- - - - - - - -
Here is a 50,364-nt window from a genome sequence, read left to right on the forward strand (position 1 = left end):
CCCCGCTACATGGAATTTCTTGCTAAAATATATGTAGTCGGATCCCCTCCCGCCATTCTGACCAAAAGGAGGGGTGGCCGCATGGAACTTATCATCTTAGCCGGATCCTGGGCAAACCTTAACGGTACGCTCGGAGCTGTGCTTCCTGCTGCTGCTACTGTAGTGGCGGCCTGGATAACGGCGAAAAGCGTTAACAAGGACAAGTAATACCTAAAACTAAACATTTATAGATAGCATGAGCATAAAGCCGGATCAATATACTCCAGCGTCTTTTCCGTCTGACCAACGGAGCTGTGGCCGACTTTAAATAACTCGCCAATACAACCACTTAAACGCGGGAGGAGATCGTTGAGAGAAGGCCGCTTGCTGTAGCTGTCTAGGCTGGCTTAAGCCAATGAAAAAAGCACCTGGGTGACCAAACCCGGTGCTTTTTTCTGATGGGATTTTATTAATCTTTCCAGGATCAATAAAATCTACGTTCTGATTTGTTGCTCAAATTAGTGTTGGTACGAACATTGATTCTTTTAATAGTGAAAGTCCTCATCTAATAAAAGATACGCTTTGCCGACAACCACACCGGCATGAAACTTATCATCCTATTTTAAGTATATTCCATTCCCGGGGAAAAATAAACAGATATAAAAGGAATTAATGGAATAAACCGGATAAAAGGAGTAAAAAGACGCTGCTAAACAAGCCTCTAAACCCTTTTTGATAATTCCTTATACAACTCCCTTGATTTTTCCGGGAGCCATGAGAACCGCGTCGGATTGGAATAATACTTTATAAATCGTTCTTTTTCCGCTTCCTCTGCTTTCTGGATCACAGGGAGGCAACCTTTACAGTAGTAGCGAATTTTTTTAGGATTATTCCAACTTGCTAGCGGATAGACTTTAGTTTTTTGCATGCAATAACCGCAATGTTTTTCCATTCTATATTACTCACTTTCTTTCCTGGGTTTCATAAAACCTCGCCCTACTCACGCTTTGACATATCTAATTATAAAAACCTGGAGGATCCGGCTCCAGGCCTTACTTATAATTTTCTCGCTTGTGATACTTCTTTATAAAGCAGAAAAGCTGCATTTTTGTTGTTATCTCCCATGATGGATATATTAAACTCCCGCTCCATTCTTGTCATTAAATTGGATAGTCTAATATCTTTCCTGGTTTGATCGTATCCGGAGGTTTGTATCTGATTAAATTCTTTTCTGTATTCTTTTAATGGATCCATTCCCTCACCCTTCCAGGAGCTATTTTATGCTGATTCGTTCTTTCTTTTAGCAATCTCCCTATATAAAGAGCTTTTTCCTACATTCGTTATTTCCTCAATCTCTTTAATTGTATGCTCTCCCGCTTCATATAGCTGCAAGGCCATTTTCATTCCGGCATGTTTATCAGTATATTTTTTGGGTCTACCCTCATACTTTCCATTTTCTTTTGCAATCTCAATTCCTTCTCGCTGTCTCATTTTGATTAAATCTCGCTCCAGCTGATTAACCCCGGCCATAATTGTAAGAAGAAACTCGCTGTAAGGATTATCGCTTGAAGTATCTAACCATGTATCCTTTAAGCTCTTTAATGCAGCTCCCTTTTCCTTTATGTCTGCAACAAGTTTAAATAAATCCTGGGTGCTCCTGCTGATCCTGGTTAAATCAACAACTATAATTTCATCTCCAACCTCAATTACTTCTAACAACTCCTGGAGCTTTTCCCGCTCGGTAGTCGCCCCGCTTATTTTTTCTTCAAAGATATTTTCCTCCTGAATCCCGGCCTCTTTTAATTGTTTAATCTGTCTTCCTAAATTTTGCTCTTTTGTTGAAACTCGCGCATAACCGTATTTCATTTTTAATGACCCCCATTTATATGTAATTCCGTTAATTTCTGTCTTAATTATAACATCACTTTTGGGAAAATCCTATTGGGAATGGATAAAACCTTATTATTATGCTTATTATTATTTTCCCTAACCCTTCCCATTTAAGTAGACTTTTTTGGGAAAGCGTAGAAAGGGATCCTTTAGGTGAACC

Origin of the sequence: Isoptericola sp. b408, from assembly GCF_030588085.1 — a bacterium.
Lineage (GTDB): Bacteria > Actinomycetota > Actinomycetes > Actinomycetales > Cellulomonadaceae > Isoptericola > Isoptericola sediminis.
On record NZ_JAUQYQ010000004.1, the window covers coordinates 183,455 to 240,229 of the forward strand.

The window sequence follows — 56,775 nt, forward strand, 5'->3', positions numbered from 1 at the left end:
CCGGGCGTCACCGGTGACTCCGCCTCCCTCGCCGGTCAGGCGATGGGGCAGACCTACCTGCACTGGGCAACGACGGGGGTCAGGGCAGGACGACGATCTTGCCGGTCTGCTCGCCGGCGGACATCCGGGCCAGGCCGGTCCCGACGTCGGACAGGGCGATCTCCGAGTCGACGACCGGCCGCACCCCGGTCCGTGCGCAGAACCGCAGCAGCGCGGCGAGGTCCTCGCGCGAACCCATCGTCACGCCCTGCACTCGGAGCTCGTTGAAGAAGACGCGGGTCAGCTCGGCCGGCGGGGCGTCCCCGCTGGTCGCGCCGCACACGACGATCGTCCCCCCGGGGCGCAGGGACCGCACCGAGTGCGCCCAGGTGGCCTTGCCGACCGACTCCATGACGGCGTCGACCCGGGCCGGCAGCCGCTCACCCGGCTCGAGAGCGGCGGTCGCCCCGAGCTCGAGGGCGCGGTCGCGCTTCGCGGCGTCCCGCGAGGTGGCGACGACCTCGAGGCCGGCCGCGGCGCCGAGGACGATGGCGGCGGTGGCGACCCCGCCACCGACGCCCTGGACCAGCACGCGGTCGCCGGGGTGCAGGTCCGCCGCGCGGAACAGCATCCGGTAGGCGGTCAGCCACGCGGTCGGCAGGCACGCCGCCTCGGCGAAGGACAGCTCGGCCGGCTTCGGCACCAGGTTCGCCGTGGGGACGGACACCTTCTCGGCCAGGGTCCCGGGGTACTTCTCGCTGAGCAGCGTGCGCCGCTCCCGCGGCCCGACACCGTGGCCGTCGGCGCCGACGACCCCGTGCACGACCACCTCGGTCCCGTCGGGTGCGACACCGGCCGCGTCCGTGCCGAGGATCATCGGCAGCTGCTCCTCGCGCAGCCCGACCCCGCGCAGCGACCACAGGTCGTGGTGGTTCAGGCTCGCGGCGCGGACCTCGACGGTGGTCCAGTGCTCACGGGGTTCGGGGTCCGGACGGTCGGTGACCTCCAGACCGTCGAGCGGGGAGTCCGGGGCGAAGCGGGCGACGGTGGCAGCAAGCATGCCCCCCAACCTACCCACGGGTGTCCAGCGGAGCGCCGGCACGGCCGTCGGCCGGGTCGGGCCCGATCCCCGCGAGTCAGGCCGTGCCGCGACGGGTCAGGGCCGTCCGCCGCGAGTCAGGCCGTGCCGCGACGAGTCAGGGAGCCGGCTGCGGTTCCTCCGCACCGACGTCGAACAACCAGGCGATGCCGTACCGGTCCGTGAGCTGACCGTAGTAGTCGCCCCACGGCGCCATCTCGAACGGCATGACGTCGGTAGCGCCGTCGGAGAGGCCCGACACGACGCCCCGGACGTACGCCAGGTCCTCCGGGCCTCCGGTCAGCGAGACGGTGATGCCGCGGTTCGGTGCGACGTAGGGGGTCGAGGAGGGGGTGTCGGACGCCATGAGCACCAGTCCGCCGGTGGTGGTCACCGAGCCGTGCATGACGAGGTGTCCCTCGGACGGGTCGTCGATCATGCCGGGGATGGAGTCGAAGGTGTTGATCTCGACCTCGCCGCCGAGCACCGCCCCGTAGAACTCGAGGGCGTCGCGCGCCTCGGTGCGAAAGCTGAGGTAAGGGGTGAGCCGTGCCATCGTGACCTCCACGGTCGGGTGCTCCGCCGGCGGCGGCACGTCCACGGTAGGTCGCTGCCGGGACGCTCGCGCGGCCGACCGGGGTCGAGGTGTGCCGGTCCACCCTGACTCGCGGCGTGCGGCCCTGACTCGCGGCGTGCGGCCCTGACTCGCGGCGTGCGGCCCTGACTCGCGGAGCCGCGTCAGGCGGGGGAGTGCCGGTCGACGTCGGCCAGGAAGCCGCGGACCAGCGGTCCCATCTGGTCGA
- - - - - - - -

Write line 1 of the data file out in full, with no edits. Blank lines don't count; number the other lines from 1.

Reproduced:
Here is a 50,364-nt window from a genome sequence, read left to right on the forward strand (position 1 = left end):